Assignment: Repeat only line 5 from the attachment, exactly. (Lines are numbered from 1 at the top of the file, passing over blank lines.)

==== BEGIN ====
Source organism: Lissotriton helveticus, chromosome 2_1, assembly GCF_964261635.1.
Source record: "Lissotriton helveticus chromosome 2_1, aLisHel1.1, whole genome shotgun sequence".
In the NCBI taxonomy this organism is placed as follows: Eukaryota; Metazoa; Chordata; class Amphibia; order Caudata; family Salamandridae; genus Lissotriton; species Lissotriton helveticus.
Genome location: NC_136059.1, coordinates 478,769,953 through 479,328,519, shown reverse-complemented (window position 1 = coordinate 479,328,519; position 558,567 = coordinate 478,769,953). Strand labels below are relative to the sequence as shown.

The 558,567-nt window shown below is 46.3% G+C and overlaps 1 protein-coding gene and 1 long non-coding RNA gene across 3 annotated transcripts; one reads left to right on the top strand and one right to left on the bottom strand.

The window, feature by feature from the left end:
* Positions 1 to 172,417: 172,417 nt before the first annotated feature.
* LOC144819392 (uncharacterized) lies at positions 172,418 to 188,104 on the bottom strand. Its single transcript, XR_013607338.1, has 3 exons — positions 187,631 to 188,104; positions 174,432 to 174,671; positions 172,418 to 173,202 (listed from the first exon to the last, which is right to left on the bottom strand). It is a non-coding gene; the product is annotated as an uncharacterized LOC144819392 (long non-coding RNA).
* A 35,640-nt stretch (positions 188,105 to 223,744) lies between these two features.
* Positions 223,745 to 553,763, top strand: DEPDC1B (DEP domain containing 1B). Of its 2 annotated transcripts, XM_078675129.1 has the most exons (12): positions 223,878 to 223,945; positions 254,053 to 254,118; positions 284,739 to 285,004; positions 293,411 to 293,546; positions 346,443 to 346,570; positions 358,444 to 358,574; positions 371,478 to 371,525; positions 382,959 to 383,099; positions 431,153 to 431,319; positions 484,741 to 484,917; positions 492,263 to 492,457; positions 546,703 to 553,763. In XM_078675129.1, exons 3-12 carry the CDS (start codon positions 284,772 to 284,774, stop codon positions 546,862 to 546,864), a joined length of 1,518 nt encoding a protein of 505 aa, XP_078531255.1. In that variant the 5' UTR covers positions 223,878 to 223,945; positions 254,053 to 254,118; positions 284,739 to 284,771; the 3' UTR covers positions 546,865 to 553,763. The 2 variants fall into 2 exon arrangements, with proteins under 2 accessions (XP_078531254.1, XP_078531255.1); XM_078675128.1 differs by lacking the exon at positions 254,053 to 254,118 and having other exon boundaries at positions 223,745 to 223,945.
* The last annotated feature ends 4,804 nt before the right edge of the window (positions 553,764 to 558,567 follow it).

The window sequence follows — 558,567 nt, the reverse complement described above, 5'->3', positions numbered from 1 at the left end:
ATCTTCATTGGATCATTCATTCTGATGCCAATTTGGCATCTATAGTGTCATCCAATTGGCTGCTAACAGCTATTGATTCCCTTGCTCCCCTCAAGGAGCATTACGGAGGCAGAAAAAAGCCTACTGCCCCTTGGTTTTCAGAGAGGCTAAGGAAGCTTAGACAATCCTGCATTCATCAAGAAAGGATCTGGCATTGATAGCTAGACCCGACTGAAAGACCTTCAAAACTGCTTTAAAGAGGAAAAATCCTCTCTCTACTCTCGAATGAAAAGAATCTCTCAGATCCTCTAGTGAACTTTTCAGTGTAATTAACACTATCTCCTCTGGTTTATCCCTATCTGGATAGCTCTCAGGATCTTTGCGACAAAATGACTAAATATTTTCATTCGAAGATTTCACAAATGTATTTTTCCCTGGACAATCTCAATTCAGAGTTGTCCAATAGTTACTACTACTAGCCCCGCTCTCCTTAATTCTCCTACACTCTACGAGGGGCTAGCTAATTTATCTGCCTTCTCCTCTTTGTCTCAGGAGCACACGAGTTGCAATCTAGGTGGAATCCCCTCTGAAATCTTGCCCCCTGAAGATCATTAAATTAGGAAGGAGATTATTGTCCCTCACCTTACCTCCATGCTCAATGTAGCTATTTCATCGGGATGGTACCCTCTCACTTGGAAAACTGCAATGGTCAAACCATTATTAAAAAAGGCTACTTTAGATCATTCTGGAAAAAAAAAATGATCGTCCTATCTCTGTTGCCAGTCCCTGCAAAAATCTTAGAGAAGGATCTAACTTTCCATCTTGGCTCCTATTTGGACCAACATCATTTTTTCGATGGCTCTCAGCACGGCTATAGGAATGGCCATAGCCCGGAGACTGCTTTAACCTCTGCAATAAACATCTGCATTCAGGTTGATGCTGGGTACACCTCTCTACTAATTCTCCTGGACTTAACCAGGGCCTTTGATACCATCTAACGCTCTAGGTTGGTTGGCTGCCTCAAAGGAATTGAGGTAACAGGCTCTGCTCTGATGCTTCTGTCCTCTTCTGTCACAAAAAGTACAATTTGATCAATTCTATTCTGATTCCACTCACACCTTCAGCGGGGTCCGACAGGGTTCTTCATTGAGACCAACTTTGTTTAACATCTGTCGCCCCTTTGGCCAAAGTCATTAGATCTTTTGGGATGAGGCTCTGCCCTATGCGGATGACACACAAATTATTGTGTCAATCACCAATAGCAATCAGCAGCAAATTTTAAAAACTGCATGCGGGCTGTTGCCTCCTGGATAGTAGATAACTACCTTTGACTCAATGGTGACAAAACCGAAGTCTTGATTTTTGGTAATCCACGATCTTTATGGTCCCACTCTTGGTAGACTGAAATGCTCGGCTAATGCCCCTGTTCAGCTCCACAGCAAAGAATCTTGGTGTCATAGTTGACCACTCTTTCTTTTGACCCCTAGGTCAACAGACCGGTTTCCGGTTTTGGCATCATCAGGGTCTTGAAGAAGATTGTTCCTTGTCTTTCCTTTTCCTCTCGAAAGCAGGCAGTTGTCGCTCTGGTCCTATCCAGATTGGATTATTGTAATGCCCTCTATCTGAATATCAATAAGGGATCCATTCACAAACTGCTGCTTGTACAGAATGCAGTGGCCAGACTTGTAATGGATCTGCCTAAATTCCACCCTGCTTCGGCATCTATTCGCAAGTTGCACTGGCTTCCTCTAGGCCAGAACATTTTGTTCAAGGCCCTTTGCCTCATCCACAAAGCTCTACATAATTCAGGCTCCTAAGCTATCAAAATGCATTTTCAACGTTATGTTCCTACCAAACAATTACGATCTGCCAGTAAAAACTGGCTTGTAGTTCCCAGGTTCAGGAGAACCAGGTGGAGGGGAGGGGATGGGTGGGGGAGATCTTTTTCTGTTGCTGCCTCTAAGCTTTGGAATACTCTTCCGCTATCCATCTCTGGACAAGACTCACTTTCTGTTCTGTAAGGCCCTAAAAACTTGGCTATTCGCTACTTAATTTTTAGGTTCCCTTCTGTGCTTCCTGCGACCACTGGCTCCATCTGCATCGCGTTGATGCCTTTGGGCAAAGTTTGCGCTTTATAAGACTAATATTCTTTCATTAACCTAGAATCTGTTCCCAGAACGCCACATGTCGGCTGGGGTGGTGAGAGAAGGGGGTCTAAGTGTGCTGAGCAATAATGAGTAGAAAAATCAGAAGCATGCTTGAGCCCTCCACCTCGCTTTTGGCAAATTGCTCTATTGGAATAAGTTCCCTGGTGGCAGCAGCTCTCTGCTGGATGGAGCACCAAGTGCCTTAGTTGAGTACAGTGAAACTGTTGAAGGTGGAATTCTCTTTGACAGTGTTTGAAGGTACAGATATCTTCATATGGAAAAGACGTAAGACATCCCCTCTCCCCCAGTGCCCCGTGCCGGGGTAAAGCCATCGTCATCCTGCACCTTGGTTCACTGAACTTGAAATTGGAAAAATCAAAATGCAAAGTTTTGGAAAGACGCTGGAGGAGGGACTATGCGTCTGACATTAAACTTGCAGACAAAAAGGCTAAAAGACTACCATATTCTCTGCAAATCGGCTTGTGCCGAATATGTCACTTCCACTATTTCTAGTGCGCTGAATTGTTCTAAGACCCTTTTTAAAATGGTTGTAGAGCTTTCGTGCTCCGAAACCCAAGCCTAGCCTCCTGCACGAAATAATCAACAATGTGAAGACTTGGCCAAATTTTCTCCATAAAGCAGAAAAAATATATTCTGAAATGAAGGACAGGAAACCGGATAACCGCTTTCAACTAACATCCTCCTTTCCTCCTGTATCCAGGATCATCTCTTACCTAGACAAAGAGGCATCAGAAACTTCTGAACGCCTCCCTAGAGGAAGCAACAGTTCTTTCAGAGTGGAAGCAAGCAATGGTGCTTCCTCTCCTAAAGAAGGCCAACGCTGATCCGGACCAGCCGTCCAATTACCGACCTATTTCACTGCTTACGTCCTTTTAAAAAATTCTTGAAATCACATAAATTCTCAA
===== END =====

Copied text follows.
The 558,567-nt window shown below is 46.3% G+C and overlaps 1 protein-coding gene and 1 long non-coding RNA gene across 3 annotated transcripts; one reads left to right on the top strand and one right to left on the bottom strand.